Contagious: A TV Series on Emotional Contagion
A little bit of each is in all of us.
Posted July 29, 2011
Emotions are more contagious than any known virus. Although it influences everyone, emotional contagion affects some more than others. Aggressive people may be most affected. Disrespecting a "reactor" on the street can lead to child abuse later that day. Minor emotional put downs from strangers contribute to the paranoia of serial killers and plant more seeds of violence in the fertile minds of criminals.
Some people are consciously aware of subtle emotional transmissions around them. Some are able to perceive the invisible webs of emotion that connect us all. Their sensitivity is a blessing and a curse.
To understand the power of emotional contagion, consider its survival advantage in early human history. Sharing group emotions gives us multiple eyes, ears, and noses to sense danger and opportunity. Thus emotional contagion is common to all social animals - packs, herds, prides, and, in the case of early humans, tribes. When one member of the group becomes aggressive, frightened, or interested, the others do, too. Witnessing the fear or distress of another person in a group can easily invoke the same emotional state within us. Happy people at a party make us happy, caring people make us care, and the interested attract our interest. We avoid those who carry "chips on their shoulders" and those who "bring us down" or "make us anxious." Sporting events that lack at least a few excited spectators bore us. Theaters "paint the house" on opening night with audiences paid to be enthusiastic in the hope of influencing reviewers.
Like anything that affects emotional states, contagion greatly influences thinking. Opinion pollsters know that they get one set of responses to questions they ask of people in groups and another when they ask the same questions of individuals in private. It's not that these people are lying when in a group or that they change their minds when they're alone. It's more accurate to say that, at least on some issues, they have different public and private minds, due, in large part, to the influence of emotional contagion.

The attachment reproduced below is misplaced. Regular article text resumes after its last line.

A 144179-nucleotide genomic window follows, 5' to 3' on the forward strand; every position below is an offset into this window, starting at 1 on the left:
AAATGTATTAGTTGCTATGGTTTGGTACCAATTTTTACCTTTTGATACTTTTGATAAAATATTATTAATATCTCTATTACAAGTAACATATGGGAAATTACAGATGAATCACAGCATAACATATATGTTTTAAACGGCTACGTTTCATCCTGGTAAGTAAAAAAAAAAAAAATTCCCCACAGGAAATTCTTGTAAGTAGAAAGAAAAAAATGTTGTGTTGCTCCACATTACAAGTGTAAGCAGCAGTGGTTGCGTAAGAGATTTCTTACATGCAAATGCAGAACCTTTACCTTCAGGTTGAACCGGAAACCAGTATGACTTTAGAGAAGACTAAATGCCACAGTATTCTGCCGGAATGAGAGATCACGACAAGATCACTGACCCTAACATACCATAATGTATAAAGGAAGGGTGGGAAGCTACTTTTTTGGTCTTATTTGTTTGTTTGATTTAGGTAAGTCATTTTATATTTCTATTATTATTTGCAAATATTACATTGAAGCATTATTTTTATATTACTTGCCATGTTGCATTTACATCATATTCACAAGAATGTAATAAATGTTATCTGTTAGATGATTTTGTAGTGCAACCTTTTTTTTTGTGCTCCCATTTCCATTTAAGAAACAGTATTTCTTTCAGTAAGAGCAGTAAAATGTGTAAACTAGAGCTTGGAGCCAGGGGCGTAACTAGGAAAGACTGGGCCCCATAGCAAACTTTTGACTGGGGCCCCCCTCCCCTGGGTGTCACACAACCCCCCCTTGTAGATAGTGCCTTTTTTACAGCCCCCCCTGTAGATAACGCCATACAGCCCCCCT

The principle of contagion accounts for "group think," which makes people act collectively against their better judgment. The high-risk behavior of teen gangs occurs as emotional contagion spurs each kid to move beyond personal inhibitions. Similarly, corporate and governmental scandals reveal how otherwise good people can get swept up in a frenzy that overrides their personal integrity. Emotional contagion produces solidarity parades, protest marches and, on the ugly side, "mob justice," lynching, riots, and looting. On a less dramatic level, it gives us constantly changing fashions, cultural fads, and political correctness.
Reactivity is resistance to the unconscious pull of emotional contagion. It can be obvious, as in, "I'm not putting up with your attitude!" Or it can be passive, e.g., trying to ignore you spouse's feelings.
The aspect of reactivity that makes it difficult to see, let alone change, is its illusion of free will and ego independence, even "authenticity." You think that you are acting of your own volition and in your best interest, when you are merely reacting to someone else. We've all uttered (or at least thought) the most ironic of all statements, "You're not going to bring me down!" As long as you're in this reactive mode, you are down - reacting to negativity with negativity, reacting to jerks like a jerk, reacting to abuse with abuse.
Science and Fiction
As a consultant for a new TV series, I helped develop a character who can sense subtle emotional transmissions among people, which evoke visions of future crimes, terrorist acts, and other disasters. She sets out to prevent the crimes and disasters she foresees, discovering along the way brighter and darker truths about herself, her family, and human nature.